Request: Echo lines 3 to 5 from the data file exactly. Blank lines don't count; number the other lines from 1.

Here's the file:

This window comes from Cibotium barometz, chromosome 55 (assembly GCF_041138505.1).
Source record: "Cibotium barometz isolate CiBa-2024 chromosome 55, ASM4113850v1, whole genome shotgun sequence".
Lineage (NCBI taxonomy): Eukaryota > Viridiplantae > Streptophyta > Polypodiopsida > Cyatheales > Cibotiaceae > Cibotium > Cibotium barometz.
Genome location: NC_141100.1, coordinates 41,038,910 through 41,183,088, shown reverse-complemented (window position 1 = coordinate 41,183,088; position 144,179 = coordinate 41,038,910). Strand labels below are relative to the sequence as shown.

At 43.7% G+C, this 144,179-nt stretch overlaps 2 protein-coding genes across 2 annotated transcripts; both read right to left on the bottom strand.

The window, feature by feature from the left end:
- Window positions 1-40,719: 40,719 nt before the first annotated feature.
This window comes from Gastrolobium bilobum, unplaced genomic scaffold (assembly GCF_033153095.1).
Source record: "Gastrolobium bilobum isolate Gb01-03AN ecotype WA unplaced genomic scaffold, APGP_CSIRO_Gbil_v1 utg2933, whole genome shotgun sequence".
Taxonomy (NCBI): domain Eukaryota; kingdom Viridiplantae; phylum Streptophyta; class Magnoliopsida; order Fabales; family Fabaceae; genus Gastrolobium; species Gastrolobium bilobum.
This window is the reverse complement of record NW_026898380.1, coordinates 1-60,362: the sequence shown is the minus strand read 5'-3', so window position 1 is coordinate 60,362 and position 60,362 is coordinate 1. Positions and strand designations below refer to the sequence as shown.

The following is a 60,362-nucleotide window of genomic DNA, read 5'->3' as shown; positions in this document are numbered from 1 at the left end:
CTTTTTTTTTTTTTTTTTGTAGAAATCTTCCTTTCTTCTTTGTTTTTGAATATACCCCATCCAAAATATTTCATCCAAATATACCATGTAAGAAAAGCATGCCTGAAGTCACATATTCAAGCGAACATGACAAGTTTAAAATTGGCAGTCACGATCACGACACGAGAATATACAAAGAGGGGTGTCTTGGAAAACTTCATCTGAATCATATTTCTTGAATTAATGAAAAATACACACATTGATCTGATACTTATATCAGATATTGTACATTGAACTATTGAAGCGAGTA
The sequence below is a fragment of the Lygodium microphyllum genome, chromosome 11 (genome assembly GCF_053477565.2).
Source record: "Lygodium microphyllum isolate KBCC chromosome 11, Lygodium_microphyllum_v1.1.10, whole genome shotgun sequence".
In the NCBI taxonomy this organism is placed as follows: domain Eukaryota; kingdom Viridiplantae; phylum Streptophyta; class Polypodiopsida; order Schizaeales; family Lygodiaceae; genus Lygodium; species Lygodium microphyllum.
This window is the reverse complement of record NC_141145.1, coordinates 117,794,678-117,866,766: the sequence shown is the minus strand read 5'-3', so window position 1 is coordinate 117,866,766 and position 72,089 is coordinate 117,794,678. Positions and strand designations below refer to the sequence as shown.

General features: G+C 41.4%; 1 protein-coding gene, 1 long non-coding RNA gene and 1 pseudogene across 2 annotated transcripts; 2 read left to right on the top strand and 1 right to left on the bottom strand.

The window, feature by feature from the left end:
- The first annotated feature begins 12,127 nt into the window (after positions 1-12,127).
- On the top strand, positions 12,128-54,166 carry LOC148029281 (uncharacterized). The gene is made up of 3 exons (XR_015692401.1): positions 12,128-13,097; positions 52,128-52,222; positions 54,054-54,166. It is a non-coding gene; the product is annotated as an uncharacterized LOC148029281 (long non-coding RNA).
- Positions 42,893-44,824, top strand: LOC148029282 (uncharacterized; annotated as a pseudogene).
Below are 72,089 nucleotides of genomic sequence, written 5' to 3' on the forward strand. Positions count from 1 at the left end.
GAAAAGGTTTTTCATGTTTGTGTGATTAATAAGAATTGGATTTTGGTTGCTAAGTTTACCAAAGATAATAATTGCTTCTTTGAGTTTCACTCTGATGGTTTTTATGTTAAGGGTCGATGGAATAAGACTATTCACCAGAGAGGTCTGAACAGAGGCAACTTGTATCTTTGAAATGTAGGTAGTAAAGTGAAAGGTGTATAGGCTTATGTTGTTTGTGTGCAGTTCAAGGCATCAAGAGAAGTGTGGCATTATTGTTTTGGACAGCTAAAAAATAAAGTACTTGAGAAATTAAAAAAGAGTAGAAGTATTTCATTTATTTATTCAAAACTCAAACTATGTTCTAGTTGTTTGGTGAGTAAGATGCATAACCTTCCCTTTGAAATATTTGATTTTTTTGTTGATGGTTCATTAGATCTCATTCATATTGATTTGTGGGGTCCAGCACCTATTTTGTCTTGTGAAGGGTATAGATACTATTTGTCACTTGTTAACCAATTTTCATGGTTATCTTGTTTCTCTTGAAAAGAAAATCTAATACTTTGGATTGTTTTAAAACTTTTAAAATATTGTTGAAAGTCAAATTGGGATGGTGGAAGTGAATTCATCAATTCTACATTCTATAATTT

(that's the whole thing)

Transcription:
Lineage (NCBI taxonomy): Eukaryota > Viridiplantae > Streptophyta > Polypodiopsida > Cyatheales > Cibotiaceae > Cibotium > Cibotium barometz.
Genome location: NC_141100.1, coordinates 41,038,910 through 41,183,088, shown reverse-complemented (window position 1 = coordinate 41,183,088; position 144,179 = coordinate 41,038,910). Strand labels below are relative to the sequence as shown.

At 43.7% G+C, this 144,179-nt stretch overlaps 2 protein-coding genes across 2 annotated transcripts; both read right to left on the bottom strand.